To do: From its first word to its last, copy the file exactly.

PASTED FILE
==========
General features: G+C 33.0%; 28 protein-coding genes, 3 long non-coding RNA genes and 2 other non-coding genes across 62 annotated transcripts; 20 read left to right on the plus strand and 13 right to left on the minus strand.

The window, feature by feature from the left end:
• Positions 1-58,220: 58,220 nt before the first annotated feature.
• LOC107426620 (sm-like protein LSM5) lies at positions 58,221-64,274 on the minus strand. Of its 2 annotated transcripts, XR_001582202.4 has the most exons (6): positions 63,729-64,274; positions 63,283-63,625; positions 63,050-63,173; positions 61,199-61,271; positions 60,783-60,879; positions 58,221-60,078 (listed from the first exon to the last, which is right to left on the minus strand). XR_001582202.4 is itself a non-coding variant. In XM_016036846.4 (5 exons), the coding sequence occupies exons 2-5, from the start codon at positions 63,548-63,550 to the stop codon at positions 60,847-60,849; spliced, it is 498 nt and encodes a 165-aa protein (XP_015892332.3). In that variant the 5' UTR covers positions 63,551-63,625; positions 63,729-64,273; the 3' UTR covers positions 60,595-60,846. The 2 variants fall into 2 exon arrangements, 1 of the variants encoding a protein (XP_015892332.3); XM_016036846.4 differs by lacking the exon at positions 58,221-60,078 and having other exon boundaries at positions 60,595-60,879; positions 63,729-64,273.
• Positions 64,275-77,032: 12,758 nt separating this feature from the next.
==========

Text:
General features: G+C 33.0%; 28 protein-coding genes, 3 long non-coding RNA genes and 2 other non-coding genes across 62 annotated transcripts; 20 read left to right on the plus strand and 13 right to left on the minus strand.

The window, feature by feature from the left end:
• Positions 1-58,220: 58,220 nt before the first annotated feature.
• LOC107426620 (sm-like protein LSM5) lies at positions 58,221-64,274 on the minus strand. Of its 2 annotated transcripts, XR_001582202.4 has the most exons (6): positions 63,729-64,274; positions 63,283-63,625; positions 63,050-63,173; positions 61,199-61,271; positions 60,783-60,879; positions 58,221-60,078 (listed from the first exon to the last, which is right to left on the minus strand). XR_001582202.4 is itself a non-coding variant. In XM_016036846.4 (5 exons), the coding sequence occupies exons 2-5, from the start codon at positions 63,548-63,550 to the stop codon at positions 60,847-60,849; spliced, it is 498 nt and encodes a 165-aa protein (XP_015892332.3). In that variant the 5' UTR covers positions 63,551-63,625; positions 63,729-64,273; the 3' UTR covers positions 60,595-60,846. The 2 variants fall into 2 exon arrangements, 1 of the variants encoding a protein (XP_015892332.3); XM_016036846.4 differs by lacking the exon at positions 58,221-60,078 and having other exon boundaries at positions 60,595-60,879; positions 63,729-64,273.
• Positions 64,275-77,032: 12,758 nt separating this feature from the next.